Adding to the challenges, Nigeria has experienced the most severe flooding in a decade, impacting 31 out of 36 states, according to government sources. This further contributes to the increase in cholera outbreaks in 2023. Moreover, vaccine-preventable diseases persist, with Nigeria experiencing high measles outbreaks.
UNICEF will provide humanitarian assistance to people in need, prioritizing children and women in Nigeria’s northeast, northwest, and north-central regions. Working in partnership with authorities, United Nations agencies, and national and international non-governmental organizations, UNICEF will reach those affected by conflict and other crises. The response will be multisectoral, integrating nutrition, health, WASH, child protection, and education, with social and behavioural change as a cross-cutting component. In the northeast, UNICEF will serve as the provider of last resort and ensure sector leadership in nutrition, WASH, education, and child protection.
UNICEF and partners will strengthen the rapid response mechanism to provide immediate assistance to scale up services in areas of high need. UNICEF will use humanitarian cash transfers and shock-responsive social protection as a cross-cutting response strategy with UNICEF sectors while ensuring linkages to the Government for system strengthening and sustainability.
UNICEF will enhance its risk-informed and rights- and results-based programming all along the humanitarian-development-peace nexus. Particularly in the northwest, the humanitarian component of nexus programming will focus on supporting government-led preparedness and response via evidence-based analysis and response planning, shock-responsive social protection, and the establishment of standby partnerships. UNICEF will ensure the response is child-focused and gender-sensitive. Mitigating risks and preventing and responding to sexual exploitation, abuse, and gender-based violence will be integral to the interventions. UNICEF will strengthen localization and further integrate accountability throughout its response.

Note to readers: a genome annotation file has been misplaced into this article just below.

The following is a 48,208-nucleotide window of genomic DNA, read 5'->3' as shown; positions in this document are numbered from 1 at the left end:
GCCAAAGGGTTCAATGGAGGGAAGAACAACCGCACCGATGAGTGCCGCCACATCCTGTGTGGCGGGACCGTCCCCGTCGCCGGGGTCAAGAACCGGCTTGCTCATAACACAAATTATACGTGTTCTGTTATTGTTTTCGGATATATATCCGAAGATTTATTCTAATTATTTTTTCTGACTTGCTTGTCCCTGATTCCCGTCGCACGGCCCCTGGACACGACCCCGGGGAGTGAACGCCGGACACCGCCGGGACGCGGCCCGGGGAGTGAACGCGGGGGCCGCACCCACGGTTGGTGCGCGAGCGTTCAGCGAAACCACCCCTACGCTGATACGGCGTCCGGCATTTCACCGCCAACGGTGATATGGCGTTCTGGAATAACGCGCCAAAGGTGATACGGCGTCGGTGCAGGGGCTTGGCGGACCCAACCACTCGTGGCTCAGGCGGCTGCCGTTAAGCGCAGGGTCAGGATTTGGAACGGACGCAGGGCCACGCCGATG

UNICEF will provide access to quality treatment for children suffering from severe wasting. To reduce malnutrition in the long term, UNICEF’s response aims to increase the proportion of infants aged 0-5 months who are exclusively breastfed to 65 per cent and the proportion of children aged 6-23 months who are receiving the minimum dietary diversity to 28 per cent by 2025.
Health interventions will ensure a timely and effective response to disease outbreaks, provide routine immunization to children under 5 years of age, and improve the primary health care system. UNICEF’s WASH response will be integrated with health and nutrition services to maximize impact, while innovative approaches will focus on sufficient and sustainable access to WASH services.
UNICEF’s education interventions will focus on increasing children’s access to formal and informal vocational skill opportunities required to address the multifaceted learning needs of children. This will occur via catch-up classes, accelerated learning programmes, vocational skills training, and pathways back to inclusive age-appropriate levels of formal education. UNICEF’s child protection response will focus on reintegrating children formerly associated with armed groups while investing in child protection services, including mental health and psychosocial support, in communities, camps, and schools.
Humanitarian Action is at the core of UNICEF’s mandate to realize the rights of every child. This edition of Humanitarian Action for Children – UNICEF’s annual humanitarian fundraising appeal – describes the ongoing crises affecting children in Nigeria; the strategies that we are using to respond to these situations; and the donor support that is essential in this response.